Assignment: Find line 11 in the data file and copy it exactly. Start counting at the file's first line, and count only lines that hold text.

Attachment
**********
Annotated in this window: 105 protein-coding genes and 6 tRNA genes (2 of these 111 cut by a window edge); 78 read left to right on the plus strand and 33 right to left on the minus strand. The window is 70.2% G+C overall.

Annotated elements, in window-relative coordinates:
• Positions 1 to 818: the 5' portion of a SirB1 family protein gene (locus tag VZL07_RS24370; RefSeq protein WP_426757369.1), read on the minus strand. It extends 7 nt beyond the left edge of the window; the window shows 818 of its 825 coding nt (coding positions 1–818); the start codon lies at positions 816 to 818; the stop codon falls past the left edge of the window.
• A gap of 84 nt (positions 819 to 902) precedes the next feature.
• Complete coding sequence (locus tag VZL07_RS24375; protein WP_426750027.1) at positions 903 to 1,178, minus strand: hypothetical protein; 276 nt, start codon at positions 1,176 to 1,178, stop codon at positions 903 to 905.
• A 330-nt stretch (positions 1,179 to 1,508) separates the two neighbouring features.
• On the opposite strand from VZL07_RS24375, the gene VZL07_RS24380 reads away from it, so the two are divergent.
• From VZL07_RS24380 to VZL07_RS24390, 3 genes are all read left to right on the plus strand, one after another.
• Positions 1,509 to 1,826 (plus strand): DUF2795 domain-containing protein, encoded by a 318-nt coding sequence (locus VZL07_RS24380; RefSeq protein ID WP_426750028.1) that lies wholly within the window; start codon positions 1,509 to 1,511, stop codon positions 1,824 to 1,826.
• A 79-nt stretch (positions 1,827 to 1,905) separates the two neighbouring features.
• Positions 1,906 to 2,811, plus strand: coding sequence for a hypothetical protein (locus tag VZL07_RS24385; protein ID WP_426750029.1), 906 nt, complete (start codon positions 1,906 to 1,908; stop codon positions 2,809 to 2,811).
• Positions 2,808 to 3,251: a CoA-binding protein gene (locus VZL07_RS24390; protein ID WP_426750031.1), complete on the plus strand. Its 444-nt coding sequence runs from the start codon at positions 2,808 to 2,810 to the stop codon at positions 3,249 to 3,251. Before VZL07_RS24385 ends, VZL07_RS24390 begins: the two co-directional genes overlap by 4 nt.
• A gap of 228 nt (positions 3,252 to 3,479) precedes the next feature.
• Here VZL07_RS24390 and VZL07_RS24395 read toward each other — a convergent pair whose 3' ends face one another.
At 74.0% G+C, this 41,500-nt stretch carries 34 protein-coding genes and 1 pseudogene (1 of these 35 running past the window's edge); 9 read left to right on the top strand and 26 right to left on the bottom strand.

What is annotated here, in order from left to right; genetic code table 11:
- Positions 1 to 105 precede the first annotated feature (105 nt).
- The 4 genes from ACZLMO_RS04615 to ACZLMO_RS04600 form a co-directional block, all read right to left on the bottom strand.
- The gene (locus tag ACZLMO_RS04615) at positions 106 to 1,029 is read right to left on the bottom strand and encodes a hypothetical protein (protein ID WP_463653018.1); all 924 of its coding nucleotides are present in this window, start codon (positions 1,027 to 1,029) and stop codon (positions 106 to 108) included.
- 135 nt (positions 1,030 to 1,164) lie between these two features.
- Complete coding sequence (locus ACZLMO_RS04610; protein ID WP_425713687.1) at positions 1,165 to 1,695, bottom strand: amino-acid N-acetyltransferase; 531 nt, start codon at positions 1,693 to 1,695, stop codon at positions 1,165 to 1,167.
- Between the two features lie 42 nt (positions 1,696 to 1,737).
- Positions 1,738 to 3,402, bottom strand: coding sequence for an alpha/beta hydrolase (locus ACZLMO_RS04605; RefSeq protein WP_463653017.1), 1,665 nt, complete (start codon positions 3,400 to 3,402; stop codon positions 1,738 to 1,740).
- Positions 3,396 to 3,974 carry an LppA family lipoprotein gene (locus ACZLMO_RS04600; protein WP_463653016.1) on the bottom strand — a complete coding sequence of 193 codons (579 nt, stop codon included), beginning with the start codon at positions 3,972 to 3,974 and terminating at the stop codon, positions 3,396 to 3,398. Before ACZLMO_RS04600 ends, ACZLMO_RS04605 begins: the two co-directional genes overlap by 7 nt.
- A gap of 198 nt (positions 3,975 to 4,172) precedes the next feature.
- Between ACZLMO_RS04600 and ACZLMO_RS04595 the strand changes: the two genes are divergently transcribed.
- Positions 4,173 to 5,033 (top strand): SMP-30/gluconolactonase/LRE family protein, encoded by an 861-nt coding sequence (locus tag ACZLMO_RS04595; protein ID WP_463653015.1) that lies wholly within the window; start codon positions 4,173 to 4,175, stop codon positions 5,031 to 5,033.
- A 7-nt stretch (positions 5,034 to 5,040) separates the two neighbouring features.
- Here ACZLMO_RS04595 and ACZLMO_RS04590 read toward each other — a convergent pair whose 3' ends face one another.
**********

• Positions 1,906 to 2,811, plus strand: coding sequence for a hypothetical protein (locus tag VZL07_RS24385; protein ID WP_426750029.1), 906 nt, complete (start codon positions 1,906 to 1,908; stop codon positions 2,809 to 2,811).